The United Kingdom's National Army Museum is reportedly set to return a braid of hair from Ethiopia's Emperor Tewodros II, looted after he killed himself following British invasion in 1868.
Widely considered as the founder of modern Ethiopia, Tewodros ruled the country from 1855 to 1868 and spent much of the time fighting battles to unify the region.
After a diplomatic spat with the UK, the Emperor took members of a British mission prisoner, which resulted in London launching the 1868 Expedition to Abyssinia under Robert Napier, to engage the country in conflict.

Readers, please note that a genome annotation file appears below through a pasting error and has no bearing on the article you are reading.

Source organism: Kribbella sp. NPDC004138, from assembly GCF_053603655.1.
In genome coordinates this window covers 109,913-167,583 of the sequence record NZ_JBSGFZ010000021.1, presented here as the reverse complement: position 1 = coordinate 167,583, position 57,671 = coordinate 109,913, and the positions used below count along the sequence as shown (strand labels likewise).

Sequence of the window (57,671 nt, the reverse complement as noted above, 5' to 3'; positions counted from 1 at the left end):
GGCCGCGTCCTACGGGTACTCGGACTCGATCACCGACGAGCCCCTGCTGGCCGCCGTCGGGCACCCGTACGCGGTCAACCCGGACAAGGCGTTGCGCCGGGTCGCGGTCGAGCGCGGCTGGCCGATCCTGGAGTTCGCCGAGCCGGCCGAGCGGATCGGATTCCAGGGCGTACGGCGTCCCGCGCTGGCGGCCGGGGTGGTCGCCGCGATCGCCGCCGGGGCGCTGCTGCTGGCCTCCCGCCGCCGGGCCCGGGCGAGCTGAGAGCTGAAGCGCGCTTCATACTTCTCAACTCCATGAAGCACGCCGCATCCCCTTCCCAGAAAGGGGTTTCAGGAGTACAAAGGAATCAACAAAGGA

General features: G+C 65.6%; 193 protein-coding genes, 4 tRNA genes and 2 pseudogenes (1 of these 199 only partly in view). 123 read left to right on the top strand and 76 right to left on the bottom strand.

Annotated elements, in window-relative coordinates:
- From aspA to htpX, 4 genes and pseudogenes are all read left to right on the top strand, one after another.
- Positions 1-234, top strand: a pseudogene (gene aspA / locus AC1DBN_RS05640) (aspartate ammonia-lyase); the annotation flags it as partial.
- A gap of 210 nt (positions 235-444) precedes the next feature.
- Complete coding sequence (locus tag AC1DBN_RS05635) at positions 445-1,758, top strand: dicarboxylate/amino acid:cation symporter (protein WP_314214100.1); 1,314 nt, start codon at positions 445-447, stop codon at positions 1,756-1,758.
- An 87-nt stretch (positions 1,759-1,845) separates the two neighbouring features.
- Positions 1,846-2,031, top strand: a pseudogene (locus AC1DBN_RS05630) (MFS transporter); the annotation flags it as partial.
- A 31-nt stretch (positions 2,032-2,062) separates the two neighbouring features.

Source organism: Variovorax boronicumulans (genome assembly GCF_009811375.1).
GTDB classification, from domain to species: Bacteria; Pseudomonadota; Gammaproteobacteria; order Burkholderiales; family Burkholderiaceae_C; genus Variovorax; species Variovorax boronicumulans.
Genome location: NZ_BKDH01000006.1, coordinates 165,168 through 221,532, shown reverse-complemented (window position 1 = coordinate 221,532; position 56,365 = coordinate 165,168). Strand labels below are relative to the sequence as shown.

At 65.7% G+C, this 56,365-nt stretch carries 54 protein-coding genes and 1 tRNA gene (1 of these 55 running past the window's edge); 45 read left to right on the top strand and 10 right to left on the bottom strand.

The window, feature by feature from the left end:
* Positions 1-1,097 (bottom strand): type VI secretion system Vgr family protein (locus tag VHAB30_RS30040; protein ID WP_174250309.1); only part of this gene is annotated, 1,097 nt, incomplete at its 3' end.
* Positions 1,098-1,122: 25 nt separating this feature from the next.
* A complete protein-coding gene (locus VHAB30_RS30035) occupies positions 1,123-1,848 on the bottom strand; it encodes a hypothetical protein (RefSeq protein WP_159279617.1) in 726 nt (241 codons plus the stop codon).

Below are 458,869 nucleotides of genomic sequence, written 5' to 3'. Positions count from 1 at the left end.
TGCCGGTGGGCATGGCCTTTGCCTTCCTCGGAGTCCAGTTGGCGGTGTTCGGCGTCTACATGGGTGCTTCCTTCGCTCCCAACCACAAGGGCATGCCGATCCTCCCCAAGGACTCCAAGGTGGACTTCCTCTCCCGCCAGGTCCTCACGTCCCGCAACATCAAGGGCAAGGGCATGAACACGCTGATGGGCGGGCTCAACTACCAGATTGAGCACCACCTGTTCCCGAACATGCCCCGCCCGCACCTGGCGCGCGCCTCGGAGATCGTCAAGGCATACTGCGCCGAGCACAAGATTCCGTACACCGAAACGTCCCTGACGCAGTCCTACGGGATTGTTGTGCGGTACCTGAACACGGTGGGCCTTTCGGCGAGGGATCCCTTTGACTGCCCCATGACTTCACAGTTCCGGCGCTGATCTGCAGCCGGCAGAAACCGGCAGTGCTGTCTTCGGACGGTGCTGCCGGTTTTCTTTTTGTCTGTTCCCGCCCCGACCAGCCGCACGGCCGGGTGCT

After the Battle of Magdala in the Amhara region, the Emperor was defeated and killed himself rather than be taken prisoner.
British expeditionary troops then ransacked his Magdala fortress, using 200 mules and 15 camels to carry the spoils of sacred manuscripts, royal gold and his hair back to Britain.
Ethiopia has been lobbying the UK to return its stolen artefacts since 2007 and upped the pressure in 2018.
In 2007, Ethiopia asked Britain's Queen Elizabeth II to return the bones of Emperor Tewodros' son Prince Alemayehu, who was buried at Windsor Castle.
The return of Tewodros' hair is therefore a significant step, with English paper The Guardian reporting that...